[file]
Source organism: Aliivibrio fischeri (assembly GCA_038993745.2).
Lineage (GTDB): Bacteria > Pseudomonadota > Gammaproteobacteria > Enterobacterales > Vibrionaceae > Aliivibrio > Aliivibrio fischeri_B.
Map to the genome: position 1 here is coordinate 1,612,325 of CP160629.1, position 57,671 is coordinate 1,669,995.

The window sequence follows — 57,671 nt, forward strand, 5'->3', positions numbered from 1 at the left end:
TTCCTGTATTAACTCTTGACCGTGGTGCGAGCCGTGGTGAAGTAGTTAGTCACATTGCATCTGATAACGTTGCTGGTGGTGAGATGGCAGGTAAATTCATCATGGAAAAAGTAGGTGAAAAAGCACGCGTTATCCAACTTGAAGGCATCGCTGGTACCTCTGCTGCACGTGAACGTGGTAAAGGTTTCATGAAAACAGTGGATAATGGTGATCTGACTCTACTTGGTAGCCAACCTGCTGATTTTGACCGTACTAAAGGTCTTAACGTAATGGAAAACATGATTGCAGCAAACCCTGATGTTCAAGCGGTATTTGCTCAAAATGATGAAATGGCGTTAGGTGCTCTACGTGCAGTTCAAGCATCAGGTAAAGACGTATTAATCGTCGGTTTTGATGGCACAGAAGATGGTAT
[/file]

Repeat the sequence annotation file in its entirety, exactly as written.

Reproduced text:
Source organism: Aliivibrio fischeri (assembly GCA_038993745.2).
Lineage (GTDB): Bacteria > Pseudomonadota > Gammaproteobacteria > Enterobacterales > Vibrionaceae > Aliivibrio > Aliivibrio fischeri_B.
Map to the genome: position 1 here is coordinate 1,612,325 of CP160629.1, position 57,671 is coordinate 1,669,995.

The window sequence follows — 57,671 nt, forward strand, 5'->3', positions numbered from 1 at the left end:
TTCCTGTATTAACTCTTGACCGTGGTGCGAGCCGTGGTGAAGTAGTTAGTCACATTGCATCTGATAACGTTGCTGGTGGTGAGATGGCAGGTAAATTCATCATGGAAAAAGTAGGTGAAAAAGCACGCGTTATCCAACTTGAAGGCATCGCTGGTACCTCTGCTGCACGTGAACGTGGTAAAGGTTTCATGAAAACAGTGGATAATGGTGATCTGACTCTACTTGGTAGCCAACCTGCTGATTTTGACCGTACTAAAGGTCTTAACGTAATGGAAAACATGATTGCAGCAAACCCTGATGTTCAAGCGGTATTTGCTCAAAATGATGAAATGGCGTTAGGTGCTCTACGTGCAGTTCAAGCATCAGGTAAAGACGTATTAATCGTCGGTTTTGATGGCACAGAAGATGGTAT